When my daughter went for her college physical, I was not allowed in the room with her. Afterward, she told me the doctor absolutely grilled her about possible sexual abuse at home, to the point of trying to push her into making some sort of "confession." Talk about making your blood boil....

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    1. Leigh,
      just an FYI , I work in the healthcare field ( in a Dr. office) If your daughter says you can come in the room they legally CAN NOT prevent you from coming in with her. Don't take no for an answer , be the thorn in their side.

      TinaH

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  6. Now THAT'S what I'm talkin' about!

    I love it!

    That's a keeper.

    Fictional or not, this is the kind of stuff we all need to pay attention to. There is much wisdom in this kind of humor and much value in informed resistance to evil and incompetence.

    Thanks, Patrice!

    A.McSp

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  7. I laugh everytime I go to the drs..first thing they all do is ask a list of questions similar to this..for example: are you afraid to be alone? are you depressed? do you have stress in your life... it pays well to listen to these questions carefully before answering though...every now and then they slip a question in that is not just harmless drivel and none of their business.

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  9. I do wish the links he provided to back up his statements worked but...great find Patrice! thank you for sharing :) I will bing those articles myself

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    1. Oops, sorry, my bad -- I forgot about the links. I've restored them, so you should be able to just click on them.

      - Patrice

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    2. Haha....thanks... you gave me a totally unexpected laugh just now. I am reading along and then you write "MY BAD" :>) you are likely one of the last people i would have expected to use such slang. Thanks for the giggle :>)

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  10. At my first appointment with a radiation oncologist his nurse asked if I knew where my WILL was and ever so helpfully offered to scan my WILL into my medical record! She specifically mentioned Obamacare in regards to this. Now I have to do my homework and see if this is correct.

    JC

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  11. Although this is probably meant to be funny, people need to get serious about what they really admit to their doctors. Several years ago, I had a medical problem that took all summer to solve -and I had to solve it myself! But during this time, when doctors and testing couldn't find the diagnosis or a cause, they kept asking if I was depressed. This is the medical profession's tried and true cover-their-behinds method. Well, eventually I said "yes", because after four months of getting nowhere and feeling sicker and sicker to the point I felt I was just going to die, I did begin to feel pretty depressed -and FRUSTRATED with doctors.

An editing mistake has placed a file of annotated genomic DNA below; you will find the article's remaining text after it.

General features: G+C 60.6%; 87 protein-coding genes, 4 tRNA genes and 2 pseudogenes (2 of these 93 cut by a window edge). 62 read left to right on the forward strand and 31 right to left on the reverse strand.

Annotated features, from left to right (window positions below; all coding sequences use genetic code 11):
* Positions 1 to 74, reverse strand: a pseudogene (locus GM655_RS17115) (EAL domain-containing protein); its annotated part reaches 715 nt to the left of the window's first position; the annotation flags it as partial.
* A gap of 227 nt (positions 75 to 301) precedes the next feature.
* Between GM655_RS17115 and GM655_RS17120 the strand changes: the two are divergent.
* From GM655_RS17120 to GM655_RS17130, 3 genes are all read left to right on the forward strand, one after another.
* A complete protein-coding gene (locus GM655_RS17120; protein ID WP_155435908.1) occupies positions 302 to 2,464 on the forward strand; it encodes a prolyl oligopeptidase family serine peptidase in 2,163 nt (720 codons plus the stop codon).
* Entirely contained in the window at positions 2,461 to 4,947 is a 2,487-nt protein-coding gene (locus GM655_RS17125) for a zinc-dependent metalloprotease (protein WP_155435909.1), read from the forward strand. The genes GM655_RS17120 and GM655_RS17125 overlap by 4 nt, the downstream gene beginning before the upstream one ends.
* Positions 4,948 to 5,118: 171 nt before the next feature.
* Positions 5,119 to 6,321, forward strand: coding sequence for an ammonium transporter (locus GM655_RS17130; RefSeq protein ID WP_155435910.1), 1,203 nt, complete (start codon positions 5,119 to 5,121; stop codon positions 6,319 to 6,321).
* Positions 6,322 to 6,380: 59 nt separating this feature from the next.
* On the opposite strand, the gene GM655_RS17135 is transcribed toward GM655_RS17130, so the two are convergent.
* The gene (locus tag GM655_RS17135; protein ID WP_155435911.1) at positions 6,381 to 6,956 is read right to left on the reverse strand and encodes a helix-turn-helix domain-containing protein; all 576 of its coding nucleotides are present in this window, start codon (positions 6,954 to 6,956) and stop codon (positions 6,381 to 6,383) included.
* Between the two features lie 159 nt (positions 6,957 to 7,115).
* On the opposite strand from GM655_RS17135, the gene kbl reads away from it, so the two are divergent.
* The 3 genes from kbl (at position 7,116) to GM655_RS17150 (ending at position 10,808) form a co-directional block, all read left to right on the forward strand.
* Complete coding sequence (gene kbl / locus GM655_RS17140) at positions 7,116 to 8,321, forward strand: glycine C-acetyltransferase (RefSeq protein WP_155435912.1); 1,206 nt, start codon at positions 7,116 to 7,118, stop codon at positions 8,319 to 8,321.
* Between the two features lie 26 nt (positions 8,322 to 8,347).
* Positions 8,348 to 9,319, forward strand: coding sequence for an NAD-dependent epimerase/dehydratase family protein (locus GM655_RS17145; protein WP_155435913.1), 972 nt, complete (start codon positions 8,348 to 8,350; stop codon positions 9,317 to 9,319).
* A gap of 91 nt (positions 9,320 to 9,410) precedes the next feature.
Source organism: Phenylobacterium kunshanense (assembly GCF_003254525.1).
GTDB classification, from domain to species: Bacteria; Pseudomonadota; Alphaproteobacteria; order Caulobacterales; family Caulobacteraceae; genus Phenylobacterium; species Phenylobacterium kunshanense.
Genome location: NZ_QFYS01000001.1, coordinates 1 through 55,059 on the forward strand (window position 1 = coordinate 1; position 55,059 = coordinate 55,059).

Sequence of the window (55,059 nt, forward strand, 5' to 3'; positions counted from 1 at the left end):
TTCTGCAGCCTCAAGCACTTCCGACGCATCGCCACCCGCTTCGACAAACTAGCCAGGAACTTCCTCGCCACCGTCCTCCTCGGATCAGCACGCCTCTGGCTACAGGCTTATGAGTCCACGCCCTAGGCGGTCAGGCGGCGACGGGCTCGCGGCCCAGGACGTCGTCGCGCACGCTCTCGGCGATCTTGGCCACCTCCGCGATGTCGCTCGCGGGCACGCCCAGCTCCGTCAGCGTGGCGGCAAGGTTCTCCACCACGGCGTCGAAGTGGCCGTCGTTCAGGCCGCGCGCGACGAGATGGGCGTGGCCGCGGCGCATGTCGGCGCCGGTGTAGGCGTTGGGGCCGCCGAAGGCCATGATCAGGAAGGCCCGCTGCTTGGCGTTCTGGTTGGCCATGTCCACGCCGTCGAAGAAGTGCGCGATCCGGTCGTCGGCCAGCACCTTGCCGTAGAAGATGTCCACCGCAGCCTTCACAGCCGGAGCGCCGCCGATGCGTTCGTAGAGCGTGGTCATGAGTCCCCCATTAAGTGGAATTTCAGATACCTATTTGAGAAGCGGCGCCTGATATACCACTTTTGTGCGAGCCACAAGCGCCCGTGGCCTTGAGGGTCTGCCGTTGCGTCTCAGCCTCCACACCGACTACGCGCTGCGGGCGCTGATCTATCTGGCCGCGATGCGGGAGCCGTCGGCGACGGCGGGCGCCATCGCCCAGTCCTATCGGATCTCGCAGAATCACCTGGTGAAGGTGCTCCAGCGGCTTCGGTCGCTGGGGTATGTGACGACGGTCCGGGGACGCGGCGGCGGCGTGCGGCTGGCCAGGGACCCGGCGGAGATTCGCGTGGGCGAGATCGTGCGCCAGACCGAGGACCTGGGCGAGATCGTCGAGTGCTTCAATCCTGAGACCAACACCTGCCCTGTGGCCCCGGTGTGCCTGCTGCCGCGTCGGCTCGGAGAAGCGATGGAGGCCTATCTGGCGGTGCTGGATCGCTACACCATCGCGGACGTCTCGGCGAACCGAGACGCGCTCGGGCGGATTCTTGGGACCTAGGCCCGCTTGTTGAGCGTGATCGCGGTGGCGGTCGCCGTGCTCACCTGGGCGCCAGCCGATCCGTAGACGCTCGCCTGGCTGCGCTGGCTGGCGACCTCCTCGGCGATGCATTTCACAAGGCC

My doctor prescribed an anti-depressant which was not familiar to me. I just let him write the Rx, because I was so sick. But when I found out what it was for (Yay, the Internet), I never had it filled. But still, it is right there in my online medical records forever and ever -that I was prescribed an anti-depressant.

    A couple of years later (yes, I lived and recovered through no medical treatment and a God-given miracle), I was in my doctor's office for a routine "female" visit. He asked if I wanted a specific test, and I said "No, because these tests have never helped diagnose anything. After the experience I had a couple of years ago, I decided I am not going to subject myself to anymore tests like those."

    So, what did I find out he typed into his little database? That I was not interested in medication or testing to save my life! I did not SAY anything like that. Because I am disabled from a chronic illness, he now assumes that what I meant in my frustration at not being helped during a previous illness, that I want no life-saving tests or measures employed!

    These medical records are recorded and stored electronically forever now.

    Folks, be very careful what you say to your doctors! I wouldn't even joke about the gun issue (if in fact, it happened). And don't allow yourselves to be prescribed ANYTHING you do not know about, because once it is prescribed, it doesn't matter if you took the med or not -it's in your records.

    It is pretty intimidating and scary to make a trip to my doctor for my yearly "have to go" exams and tests. I was once very open and friendly with my doctor of 20 years, but now I know I must be careful about everything out of my mouth.

    What will happen is that patients will end up NOT telling their doctors critical information about their health because of privacy concerns and Big Brother.

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  12. If I am asked if I have guns in my home I will proudly say no, that is I will lie to protect myself and my family. I also have a years supply of food and I will lie about that as well. And when it comes to depression or any suicidal thoughts I will say hell no. Luckily I am not depressed or suicidal but if you happen to be don't share it with any health care worker because they may be obligated to begin a process which will put you in the psych ward for a week.

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  13. Your post is excellent. Thanks for sharing it with us.